BackgroundPatients with many different digestive diseases undergo repeated esophagogastroduodenoscopy throughout their life. Tethered capsule endomicroscopy (TCE) is a less invasive method for obtaining high-resolution images of the gastrointestinal mucosa for diagnosis and treatment planning of diseases. In this paper, we present our results from a single center, aimed at testing the safety and the feasibility of TCE for imaging the esophagus, stomach, and duodenum.MethodsAfter swallowed by an unsedated subject, the tethered capsule obtains cross-sectional 10-μm-resolution optical coherence tomography images as the device traverses the alimentary tract. After imaging, the device is withdrawn through the mouth, disinfected, and reused. Safety and feasibility of TCE were tested, focusing on imaging the esophagus of healthy volunteers and patients with Barrett’s esophagus, and duodenum of healthy volunteers. Images were compared to endoscopy and histopathology findings when available.ResultsThirty-eight patients were enrolled. No adverse effects were reported. TCE device swallowing rate was 34 out of 38 (89%). The appearance of physiologic upper gastrointestinal wall, including its microscopic pathology was visualized in esophagus of BE subjects with and without endoscopic evidence of hiatal hernia, as well as in duodenum with a tissue coverage of 85.4 % ± 14.9 %, 90.3 % ± 6.8 % and 84.8% ± 7.4% respectively. A blinded comparison of TCE and endoscopic BE measurements showed a strong to very strong correlation (r = 0.7-0.83; p<0.05) for circumferential extent and a strong correlation (r=0.77-0.78; p< 0.01) for maximum extent (Prague classification). TCE interobserver correlation was very strong, r=0.92 and r=0.84 (p<0.01), for C and M measurements, respectively.ConclusionsTCE is a safe and feasible procedure for obtaining high-resolution microscopic images of the upper GI tract without endoscopic assistance or sedation.
Computerized feedback during colonoscopy training leads to improved performance: a randomized trial Gastrointest. Endosc. (IF 7.204) Pub Date : 2018-07-19 Andreas Slot Vilmann, David Norsk, Morten Bo Søndergaard Svendsen, Rasmus Reinhold, Lars Bo Svendsen, Yoon Soo Park, Lars Konge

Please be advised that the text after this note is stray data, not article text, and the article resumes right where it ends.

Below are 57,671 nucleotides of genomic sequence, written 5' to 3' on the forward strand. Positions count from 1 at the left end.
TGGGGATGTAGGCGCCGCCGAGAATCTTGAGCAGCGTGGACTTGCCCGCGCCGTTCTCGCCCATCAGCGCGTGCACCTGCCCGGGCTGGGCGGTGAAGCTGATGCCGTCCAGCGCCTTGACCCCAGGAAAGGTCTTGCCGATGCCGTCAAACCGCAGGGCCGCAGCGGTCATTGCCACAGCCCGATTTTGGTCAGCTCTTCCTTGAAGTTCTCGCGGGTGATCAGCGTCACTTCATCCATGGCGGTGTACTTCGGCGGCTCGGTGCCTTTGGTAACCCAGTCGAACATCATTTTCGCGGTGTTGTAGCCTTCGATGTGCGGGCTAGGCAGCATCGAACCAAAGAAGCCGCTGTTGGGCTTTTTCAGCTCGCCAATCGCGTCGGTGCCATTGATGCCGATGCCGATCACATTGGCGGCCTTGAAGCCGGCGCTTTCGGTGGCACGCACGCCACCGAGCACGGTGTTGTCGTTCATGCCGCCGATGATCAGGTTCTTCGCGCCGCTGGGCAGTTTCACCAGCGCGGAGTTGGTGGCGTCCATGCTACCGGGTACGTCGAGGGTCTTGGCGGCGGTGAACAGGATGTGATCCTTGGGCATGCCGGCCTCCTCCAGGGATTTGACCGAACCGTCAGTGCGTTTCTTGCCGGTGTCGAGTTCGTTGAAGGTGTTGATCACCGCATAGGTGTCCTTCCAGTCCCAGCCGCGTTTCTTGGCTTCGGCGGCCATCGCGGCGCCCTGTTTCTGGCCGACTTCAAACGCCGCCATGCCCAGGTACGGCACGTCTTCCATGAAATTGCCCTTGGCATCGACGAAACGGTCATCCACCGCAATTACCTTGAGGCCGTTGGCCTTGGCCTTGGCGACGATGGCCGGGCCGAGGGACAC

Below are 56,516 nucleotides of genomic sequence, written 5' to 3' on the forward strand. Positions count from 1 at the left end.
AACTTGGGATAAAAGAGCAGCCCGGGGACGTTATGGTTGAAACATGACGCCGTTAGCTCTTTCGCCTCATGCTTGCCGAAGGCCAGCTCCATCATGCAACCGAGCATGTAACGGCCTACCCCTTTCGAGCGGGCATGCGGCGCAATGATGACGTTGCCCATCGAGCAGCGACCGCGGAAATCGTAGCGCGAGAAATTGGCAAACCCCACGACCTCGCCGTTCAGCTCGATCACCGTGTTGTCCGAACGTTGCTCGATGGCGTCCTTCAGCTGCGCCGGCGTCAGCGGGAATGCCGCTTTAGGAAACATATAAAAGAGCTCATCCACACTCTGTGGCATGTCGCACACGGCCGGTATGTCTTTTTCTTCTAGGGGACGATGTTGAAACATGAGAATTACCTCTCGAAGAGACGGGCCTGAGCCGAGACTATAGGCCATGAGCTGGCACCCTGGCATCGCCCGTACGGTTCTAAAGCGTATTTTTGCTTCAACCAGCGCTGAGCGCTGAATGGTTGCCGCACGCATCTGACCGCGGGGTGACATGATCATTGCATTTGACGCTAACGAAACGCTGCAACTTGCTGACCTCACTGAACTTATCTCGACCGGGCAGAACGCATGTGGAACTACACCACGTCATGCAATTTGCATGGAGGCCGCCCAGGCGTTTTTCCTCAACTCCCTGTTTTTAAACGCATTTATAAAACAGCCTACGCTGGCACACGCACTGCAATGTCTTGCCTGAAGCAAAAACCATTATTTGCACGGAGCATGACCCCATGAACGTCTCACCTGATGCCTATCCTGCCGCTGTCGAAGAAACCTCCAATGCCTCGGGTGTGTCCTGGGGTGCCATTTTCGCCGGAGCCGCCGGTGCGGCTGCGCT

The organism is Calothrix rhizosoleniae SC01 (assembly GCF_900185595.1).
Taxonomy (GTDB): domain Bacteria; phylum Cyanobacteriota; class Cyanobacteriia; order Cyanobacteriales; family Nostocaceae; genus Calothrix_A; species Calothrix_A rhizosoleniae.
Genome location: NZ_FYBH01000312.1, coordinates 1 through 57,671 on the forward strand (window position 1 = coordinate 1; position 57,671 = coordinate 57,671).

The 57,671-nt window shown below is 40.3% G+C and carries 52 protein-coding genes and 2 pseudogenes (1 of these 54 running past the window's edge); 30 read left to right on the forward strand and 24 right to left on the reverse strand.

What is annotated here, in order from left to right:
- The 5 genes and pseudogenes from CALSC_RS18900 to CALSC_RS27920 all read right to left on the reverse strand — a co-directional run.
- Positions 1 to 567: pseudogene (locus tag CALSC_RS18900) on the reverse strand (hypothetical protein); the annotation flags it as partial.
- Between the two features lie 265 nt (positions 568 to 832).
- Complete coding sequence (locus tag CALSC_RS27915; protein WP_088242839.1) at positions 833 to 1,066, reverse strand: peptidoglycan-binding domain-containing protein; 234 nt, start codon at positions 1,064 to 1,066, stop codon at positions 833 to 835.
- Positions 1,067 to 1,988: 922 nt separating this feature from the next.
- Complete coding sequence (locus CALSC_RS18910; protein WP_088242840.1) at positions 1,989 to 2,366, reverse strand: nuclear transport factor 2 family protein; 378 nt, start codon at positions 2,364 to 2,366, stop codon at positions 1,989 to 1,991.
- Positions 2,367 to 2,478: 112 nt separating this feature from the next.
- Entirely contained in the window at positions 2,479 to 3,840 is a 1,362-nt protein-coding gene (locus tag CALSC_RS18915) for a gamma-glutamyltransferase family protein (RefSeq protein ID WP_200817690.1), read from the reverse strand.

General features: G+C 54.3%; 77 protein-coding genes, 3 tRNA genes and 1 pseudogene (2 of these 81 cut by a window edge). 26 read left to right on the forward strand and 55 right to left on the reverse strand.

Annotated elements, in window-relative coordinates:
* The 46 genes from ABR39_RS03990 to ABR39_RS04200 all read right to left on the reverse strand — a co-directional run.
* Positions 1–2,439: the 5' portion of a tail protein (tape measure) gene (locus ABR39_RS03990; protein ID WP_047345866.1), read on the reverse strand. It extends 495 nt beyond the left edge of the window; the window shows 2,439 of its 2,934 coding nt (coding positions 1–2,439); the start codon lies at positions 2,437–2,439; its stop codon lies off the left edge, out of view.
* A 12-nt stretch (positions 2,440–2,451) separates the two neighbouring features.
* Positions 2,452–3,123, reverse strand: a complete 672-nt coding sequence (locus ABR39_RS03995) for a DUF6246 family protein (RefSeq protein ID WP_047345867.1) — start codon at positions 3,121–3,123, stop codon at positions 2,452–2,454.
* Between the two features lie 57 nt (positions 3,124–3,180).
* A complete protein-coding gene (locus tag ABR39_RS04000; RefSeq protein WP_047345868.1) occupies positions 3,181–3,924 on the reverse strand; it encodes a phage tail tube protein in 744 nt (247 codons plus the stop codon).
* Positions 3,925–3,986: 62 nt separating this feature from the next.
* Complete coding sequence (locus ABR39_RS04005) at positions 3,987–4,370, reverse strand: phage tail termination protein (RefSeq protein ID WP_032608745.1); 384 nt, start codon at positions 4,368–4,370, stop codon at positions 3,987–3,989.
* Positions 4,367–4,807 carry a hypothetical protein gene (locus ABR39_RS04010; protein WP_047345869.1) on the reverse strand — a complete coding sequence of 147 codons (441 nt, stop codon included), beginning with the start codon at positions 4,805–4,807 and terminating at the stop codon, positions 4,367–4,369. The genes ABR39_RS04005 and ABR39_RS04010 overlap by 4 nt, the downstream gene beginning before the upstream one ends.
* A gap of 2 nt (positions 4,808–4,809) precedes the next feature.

Background and AimsSimulation-based training in colonoscopy is increasingly replacing the traditional apprenticeship method to avoid patient-related risk. Mentoring during simulation is necessary to provide feedback and to motivate, but expert supervisors are a scarce resource. We aimed to determine whether computerized feedback in simulated colonoscopy would improve performance, optimize time spent practicing, and optimize the pattern of training.MethodsForty-four participants were recruited and randomized to either a feedback group (FG) or a control group (CG). Participants were allowed 2 hours of self-practice where they could practice as they saw fit on 2 different cases: one easy and one difficult. The CG practiced without feedback but the FG was given a score of progression every time they reached the cecum. All participants were tested on a different case after end of training. The primary outcome was progression score in the final case and secondary outcomes were time spent practicing and training pattern.ResultsRegression analysis adjusting for sex was done due to an uneven sex distribution between groups (P = 0.026) and significantly higher performance scores by men (37.6, SD 25.9) compared with women (19.7, SD 18.7), P = 0.012. The FG outperformed the CG in the final case (FG scoring 14.4 points (95% CI, 1.2 - 27.6) more than the CG, P = 0.033) and spent more time practicing (FG practicing 25.8 minutes [95% CI, 11.6 - 39.9] more than the CG; P = 0.001). The FG practiced more on the easy case and reached the cecum 3.2 times more (95% CI, 2 - 4.5) during practice (P < 0.001).ConclusionsOur findings of this study revealed that an automatic, computerized score of progression during simulated colonoscopy motivates the novices to improve performance, optimize time spent practicing, and optimize their pattern of training (Clinical trial registration number: NCT03248453).
Laparoscopic magnetic sphincter augmentation versus double-dose proton pump inhibitors for management of moderate-to-severe regurgitation in GERD: a randomized controlled trial Gastrointest. Endosc. (IF 7.204) Pub Date : 2018-07-18 R.C. Bell, J.C. Lipham, B.E. Louie, V.A. Williams, J.D. Luketich, M.A. Hill, W.O. Richards, C.M. Dunst, D.G. Lister, L.E. McDowell-Jacobs, P.R. Reardon, K.L. Woods, J.C. Gould, F. Buckley, S.N. Kothari, L. Khaitan, C.D. Smith, A. Park, P.O. Katz